Ok, before some of you older types start buggin' yer eyes out asking how I could even possibly think to ask that question, this is coming from a newcomer, and was sent via email. I asked if I could post this question here so that he could get a variety of responses from people actually hashing it out (no, not talking about OOP-3 ) here at the Drive. Please give him your feedback, good or bad.
My background is that i am in commodity research and web development and took up java at the start of the year in order to branch out and learn some new stuff by doing evening courses at the University of Westminster. These have almost ended and i hope to do my programmers exam in Jan sometime. One of my main problems is a lack of java experience (the same as a lot of people i see), i can do somethings at work but sometimes its hard to find a project to do. Do you recommend the Cattleranch as providing any really good experience, it looks good but at $200 i want to check that its worth it (i.e. can i claim to have good experience after passing it, i have been doing java examples for the best part of a year already with my course although the examples have been nowhere near as good) also does the $200 cover all 21 examples.
Chicken Farmer ()
Joined: May 08, 2001
And my response:
In regards to whether or not the Cattle Drive, more specifically the $200, is worth it, I give a resounding yes. I am in the same boat you are. I started Java at the beginning of this year, planning on taking the exam in a couple of weeks. My programming experience was rather limited, I do mostly systems administration, but it is incredibly boring, and I LOVE programming, especially Java. The Cattle Drive helped me out tremendously, and I don't think I would be nearly as proficient with the language if I hadn't started the courses. The feedback is indispensible, in my opinion. And I think that when you get through the courses, you will have a nice command on the syntax and concepts of the language, but also will have learned how to write code properly! Knowing how to write code is one thing, knowing how to write it well and make it readable is completely different! The Cattle Drive helps with that. The $200 covers all the classes, and even the ones that come after JDBC ( I believe they are making assignments for things like Swing and Threads ). One thing that needs to be considered though is that right now Marilyn is the only person handling all of the submissions .She's busting her booty to keep things up to speed, and doing a mighty fine job of it. Sometimes takes a couple of days to get a nitpick back. When you get into Servlets and JDBC, you'll be writing programs with 300+ lines of code. That doesn't seem like a lot compared to the huge enterprise applications that are around, but for these assignments I think that is quite a nice sized program. But it also takes quite some time to nitpick through, so if you are impatient about it, might not be for you. Just wanted to give you all the angles! Anyway, I highly recommend it, it is a great source of motivation and education, not to mention experience.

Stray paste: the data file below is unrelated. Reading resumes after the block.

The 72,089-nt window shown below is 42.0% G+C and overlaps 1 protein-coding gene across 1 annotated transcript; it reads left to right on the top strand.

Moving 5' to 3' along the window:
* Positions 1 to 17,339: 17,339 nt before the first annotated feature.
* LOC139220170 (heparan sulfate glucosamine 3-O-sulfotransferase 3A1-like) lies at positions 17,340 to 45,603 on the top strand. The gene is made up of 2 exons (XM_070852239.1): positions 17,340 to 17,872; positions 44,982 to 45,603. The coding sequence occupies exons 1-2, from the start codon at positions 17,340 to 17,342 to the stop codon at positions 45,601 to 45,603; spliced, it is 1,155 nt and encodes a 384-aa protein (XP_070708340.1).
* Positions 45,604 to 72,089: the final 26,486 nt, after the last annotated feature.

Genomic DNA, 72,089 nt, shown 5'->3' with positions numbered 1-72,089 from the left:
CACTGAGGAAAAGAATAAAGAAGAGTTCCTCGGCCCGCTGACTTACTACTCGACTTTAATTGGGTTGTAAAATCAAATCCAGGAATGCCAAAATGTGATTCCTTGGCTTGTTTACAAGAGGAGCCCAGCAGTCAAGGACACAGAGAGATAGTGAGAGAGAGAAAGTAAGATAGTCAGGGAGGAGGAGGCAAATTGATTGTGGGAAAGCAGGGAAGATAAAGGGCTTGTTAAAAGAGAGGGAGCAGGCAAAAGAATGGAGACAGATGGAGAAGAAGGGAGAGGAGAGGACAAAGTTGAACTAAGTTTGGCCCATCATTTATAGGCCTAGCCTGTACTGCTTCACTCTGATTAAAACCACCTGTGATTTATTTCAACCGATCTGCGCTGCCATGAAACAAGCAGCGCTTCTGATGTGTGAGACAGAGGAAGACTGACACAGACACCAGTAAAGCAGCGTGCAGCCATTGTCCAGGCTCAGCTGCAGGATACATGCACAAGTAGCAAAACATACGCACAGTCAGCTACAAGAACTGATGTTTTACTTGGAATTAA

[This message has been edited by jason adam (edited December 08, 2001).]
JavaBeginnersFaq "Yesterday is history, tomorrow is a mystery, and today is a gift; that's why they call it the present." Eleanor Roosevelt
Joined: Jan 19, 2001
Hey there newcomer, Here's another link to complement Jason's comments concerning the time it takes to go through the Cattle Drive: http://www.javaranch.com/ubb/Forum19/HTML/000842.html And an update on my opinion as stated in the link Marilyn gave above: I echo Jason's resounding yes: definitely worth it. I come from a non-programming background and I haven't coded outside the Cattle Drive (yet). Having just finished the second module, I feel I have a good grasp of object orientation and how Java works, even if I haven't written a zillion pages of it. The practice you get here really gets you to think not just about how to do something with Java, but how to do it well. The feedback you get is really valuable. Pauline
Joined: Dec 05, 2001